I am studying banks behaviour according to 6 financial rations throughout a 3-years period. I have 32 observations separated into two groups: large (6) and medium-sized banks (26). However, since in my country there are exactly 6 large banks, it does not constitute a sample, but a population, where as there are around 32 medium-sized banks (so my sample is quite large compared to the population).

To compare these two groups each year, I am using the Wilcoxon Signed Rank Test to test:

$$ H_0: \mu_{i,medium} = \mu_{i,large} $$ where $ \mu_{i,large} $ is the mean of financial ration $i$ of the $large$ group, which is a known parameter, which means I should not be comparing two samples. Is the Signed Rank Test adequate here?

However, I figure that since I have data over 3 years, it'd be better to compare these groups throughout the 3-years period as whole (or not?). What technique should I use to do so? Are there any test I should do prior to selecting a test?




1 Answer 1


I don't think you should consider $\mu_{i,large}$ to be the population mean. Even though it consists of observations from all large banks in your country. Do you care about the characteristics of the ratios outside the 3-year period? Do you care about potential measurement error in the ratios? (i.e. your observations $y_{it}$ come from $y_{it} = r_{it} + \epsilon_{it}$, where $r_{it}$ is the true value).

Also, check the assumptions for the Wilcoxon signed rank test. I think they are violated. Specifically, the data should be paired. I think the Wilcoxon rank sum test will be more appropriate, though as always you should be aware of the assumptions and the extent to which they are potentially violated.

  • $\begingroup$ Hi, David, thanks for your thoughts! Answering your questions: 1) No, I do not care about the ratios outside the 3-year period. I am trying only to analyse whether medium banks show a signifficant different ratio when compared to large banks. 2) About the potential measurement error, I am not sure if it applies in this case. The financial ratios are based on financial statements, which we expect to be free of errors. Back to your first sentence, I am having a hard time whether or not to consider it the population mean. I'd like to "hear" why you wouldn't. $\endgroup$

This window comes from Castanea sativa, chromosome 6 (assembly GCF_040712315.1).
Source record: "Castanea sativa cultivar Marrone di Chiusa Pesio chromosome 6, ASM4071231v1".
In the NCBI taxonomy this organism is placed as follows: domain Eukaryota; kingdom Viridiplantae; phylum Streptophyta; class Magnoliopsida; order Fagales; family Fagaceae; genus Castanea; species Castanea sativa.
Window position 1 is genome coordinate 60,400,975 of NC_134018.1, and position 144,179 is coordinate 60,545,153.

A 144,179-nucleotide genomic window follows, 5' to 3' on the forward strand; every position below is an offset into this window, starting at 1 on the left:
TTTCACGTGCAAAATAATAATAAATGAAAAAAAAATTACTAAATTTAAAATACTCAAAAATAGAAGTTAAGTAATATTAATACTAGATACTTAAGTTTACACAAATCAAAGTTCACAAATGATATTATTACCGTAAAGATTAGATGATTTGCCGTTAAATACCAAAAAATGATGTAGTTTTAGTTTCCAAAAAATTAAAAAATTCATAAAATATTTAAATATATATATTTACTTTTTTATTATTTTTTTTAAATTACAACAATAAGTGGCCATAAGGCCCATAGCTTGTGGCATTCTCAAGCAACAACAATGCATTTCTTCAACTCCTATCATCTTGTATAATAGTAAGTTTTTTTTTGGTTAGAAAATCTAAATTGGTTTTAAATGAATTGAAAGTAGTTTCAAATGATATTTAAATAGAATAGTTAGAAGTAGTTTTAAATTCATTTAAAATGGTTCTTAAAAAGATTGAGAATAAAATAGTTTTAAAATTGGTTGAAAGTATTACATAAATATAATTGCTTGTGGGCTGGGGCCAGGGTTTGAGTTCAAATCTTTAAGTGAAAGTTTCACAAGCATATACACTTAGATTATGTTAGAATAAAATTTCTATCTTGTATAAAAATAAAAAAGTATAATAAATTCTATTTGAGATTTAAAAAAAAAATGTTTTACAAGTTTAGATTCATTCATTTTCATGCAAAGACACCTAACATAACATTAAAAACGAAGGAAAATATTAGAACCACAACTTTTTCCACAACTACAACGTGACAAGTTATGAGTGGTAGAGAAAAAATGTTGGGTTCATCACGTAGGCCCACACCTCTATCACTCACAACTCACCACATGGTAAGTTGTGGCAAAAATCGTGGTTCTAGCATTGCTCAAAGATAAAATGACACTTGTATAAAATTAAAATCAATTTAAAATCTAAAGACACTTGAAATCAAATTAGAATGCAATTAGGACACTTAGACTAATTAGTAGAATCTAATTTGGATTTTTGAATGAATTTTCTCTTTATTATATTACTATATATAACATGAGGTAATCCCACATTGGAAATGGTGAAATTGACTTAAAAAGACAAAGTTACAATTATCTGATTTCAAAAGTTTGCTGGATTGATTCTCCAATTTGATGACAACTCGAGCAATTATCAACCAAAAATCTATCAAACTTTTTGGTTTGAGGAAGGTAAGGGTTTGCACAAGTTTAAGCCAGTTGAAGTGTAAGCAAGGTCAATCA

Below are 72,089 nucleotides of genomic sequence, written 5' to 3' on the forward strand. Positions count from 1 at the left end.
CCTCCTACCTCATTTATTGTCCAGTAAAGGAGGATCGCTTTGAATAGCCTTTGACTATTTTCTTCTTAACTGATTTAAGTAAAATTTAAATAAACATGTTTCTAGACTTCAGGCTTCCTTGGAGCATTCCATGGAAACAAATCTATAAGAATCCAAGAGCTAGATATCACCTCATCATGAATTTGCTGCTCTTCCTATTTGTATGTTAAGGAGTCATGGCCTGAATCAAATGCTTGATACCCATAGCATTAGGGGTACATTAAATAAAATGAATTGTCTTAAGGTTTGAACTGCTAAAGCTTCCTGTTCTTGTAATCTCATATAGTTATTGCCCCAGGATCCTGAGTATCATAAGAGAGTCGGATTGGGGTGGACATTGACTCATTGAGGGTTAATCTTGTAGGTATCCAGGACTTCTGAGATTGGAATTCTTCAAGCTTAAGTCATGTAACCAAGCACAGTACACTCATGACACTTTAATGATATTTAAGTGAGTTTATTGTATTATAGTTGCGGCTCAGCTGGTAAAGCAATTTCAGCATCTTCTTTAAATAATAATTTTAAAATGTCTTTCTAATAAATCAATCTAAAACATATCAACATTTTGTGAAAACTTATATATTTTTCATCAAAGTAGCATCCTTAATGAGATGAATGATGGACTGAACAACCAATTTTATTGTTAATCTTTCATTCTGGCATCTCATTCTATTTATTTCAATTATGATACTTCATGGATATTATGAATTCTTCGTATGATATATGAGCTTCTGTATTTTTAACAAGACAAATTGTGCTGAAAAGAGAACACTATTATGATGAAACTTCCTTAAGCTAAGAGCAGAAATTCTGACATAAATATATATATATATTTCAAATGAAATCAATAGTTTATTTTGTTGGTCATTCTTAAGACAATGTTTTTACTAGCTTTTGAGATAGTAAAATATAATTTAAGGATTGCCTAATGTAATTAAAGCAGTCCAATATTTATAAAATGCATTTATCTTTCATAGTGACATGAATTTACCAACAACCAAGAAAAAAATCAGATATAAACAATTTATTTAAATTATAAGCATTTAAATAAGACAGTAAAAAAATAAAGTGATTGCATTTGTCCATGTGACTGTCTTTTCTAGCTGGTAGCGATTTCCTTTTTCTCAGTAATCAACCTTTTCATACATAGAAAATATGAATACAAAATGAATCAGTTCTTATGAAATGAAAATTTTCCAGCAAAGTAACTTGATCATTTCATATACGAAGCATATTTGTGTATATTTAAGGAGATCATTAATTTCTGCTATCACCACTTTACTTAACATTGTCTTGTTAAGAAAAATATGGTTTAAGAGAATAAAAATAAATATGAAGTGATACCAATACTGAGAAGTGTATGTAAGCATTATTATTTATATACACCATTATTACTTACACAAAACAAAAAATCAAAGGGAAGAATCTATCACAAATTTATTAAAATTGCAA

– Bernardo
    Aug 17, 2014 at 21:07
  • $\begingroup$ If you actually have the populations about which you wish to make inferences, you would not be testing. The purpose of statistical inference is to come to conclusions about unobservable population parameters, but if you have them you shouldn't treat them as samples, you just look at the values. In the case where you have sampled almost the whole population you should also be taking account of the fact that your population is small. You can't really treat the distribution as continuous (it only takes a few values) and you should account for the sampling without replacement... $\endgroup$
    – Glen_b
    Aug 18, 2014 at 0:00
  • $\begingroup$ ... I'd also be surprised if you can consider your sample 'random'. $\endgroup$
    – Glen_b
    Aug 18, 2014 at 0:01
  • 1
    $\begingroup$ We should certainly not expect financial statements to be free of errors :). But sticking to the point, @Glen_b had it: you wouldn't have two samples for a two-sample test. If you must treat the large bank ratios as population parameters then your test should be a one sample test, with the null that midsize bank parameter equals a constant (large bank parameter). But if you agree with the above note that the distribution shouldn't be treated as continuous then a t-test wouldn't work. $\endgroup$ Aug 18, 2014 at 2:44
  • $\begingroup$ David, I get your point about errors in financial statements (and I agree), what I meant is that it's not the usual sense of error of measurement as in measuring a distance with a instrument's error. Back to the point, that's exactly how I've approached the problem so far. I might have mistaken the test's name, but I am testing the null that midsize bank parameter equals a constant.I've heard people supporting the idea that I should consider both groups as samples or as populations, since the 2nd group comprehends almost all medium banks... $\endgroup$
    – Bernardo
    Aug 18, 2014 at 3:32

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